Last Bank Standing: What Do I Gain if You Fail?
Enrico C. Perotti
University of Amsterdam - Finance Group; Centre for Economic Policy Research (CEPR); Tinbergen Institute
Centre for Monetary and Financial Studies (CEMFI); Centre for Economic Policy Research (CEPR); European Corporate Governance Institute (ECGI)
CEPR Discussion Paper No. 2933
Banks are highly leveraged institutions, potentially attracted to speculative lending even without deposit insurance. A counterbalancing incentive to lend prudently is the risk of loss of charter value, which depends on future rents. We show in a dynamic model that current concentration does not reduce speculative lending, and may in fact increase it. In contrast, a policy of temporary increases in market concentration after a bank failure, by promoting a takeover of failed banks by a solvent institution, is very effective. By making speculative lending decisions strategic substitutes, it grants bankers an incentive to remain solvent. Subsequent entry policy fine-tunes the trade-off between the social costs of reduced competition and the gain in stability.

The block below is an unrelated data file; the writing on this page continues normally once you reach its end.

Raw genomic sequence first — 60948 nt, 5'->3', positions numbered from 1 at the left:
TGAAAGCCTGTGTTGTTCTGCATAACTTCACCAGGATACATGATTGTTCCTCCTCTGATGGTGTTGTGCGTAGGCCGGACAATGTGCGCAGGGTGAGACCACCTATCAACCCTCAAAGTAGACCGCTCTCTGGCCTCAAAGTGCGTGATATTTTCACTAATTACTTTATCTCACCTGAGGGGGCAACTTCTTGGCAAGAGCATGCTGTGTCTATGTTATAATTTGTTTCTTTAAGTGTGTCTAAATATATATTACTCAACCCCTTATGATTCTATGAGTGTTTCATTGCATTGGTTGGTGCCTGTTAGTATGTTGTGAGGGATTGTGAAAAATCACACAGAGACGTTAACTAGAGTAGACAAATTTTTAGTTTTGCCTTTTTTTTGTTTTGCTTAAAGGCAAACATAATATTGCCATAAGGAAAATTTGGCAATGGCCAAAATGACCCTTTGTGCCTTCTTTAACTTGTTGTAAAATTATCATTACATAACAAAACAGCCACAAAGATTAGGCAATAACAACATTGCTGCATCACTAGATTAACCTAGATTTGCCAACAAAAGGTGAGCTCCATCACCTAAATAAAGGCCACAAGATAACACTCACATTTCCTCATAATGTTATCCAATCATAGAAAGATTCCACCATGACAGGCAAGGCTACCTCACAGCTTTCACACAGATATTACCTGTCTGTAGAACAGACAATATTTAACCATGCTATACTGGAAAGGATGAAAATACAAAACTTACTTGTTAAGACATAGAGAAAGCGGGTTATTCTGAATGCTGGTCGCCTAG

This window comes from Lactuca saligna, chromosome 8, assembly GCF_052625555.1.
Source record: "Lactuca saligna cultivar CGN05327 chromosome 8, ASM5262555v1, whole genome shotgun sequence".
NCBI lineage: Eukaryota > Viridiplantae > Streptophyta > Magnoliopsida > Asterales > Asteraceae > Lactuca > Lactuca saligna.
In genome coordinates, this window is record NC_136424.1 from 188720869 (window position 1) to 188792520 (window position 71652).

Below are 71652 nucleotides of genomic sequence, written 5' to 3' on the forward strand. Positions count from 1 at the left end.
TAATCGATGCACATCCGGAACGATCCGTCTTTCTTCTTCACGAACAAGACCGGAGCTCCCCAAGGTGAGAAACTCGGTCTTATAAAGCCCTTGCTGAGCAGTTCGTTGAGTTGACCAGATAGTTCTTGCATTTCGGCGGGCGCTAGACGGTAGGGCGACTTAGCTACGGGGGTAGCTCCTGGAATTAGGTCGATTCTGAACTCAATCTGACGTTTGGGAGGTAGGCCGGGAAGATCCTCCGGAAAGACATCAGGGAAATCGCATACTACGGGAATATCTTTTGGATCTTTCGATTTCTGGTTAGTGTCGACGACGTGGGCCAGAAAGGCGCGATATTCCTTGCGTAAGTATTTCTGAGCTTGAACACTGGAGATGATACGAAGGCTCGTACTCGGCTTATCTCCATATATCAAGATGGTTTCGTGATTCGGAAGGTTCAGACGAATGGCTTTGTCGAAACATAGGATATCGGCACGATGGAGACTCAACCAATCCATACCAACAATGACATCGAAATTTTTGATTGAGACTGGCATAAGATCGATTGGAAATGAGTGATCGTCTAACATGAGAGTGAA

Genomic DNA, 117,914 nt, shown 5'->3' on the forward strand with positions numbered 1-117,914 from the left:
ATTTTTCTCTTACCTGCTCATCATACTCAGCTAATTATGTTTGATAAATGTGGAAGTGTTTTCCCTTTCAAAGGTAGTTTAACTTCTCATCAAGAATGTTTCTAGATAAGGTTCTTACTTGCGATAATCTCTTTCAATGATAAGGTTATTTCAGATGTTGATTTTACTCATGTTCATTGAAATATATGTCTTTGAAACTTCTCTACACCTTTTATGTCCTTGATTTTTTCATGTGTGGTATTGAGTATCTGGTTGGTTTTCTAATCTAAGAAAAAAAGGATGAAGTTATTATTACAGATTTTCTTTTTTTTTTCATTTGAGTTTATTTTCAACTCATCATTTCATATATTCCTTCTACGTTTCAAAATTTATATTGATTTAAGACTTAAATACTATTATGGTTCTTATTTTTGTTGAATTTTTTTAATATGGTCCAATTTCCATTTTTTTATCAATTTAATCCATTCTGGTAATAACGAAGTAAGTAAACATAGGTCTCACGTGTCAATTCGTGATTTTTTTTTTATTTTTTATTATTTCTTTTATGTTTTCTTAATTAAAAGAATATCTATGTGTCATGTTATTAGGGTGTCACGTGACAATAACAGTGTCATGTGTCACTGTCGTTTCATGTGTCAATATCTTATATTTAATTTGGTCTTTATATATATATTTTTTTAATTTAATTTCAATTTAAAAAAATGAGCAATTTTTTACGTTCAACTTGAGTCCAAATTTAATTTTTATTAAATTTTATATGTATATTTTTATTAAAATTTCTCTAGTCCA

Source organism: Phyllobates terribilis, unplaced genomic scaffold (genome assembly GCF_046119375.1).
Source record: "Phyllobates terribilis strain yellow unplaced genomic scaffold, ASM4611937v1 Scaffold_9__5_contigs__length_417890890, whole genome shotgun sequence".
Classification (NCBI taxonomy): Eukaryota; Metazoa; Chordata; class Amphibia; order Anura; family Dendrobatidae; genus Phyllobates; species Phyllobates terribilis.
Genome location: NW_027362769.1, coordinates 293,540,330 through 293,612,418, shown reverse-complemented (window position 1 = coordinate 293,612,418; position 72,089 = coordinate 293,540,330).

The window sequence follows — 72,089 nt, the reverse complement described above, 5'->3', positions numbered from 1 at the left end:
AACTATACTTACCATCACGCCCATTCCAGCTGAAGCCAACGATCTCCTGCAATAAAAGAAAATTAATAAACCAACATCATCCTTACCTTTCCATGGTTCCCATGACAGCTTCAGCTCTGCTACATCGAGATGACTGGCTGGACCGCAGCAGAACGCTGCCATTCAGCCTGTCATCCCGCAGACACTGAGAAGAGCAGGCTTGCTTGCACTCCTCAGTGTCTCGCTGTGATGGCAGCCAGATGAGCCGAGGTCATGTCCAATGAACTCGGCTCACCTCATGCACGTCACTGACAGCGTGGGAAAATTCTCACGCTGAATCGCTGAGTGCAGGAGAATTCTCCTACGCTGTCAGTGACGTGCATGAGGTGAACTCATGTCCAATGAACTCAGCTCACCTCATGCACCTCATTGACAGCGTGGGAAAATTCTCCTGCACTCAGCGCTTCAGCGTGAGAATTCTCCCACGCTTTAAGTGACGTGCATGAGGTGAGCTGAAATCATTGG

Number of Pages in PDF File: 40
Keywords: Bank mergers, banking crises, charter value, market structure dynamics, prudential regulation
JEL Classification: G21, G28, L10working papers series
Date posted: September 12, 2001
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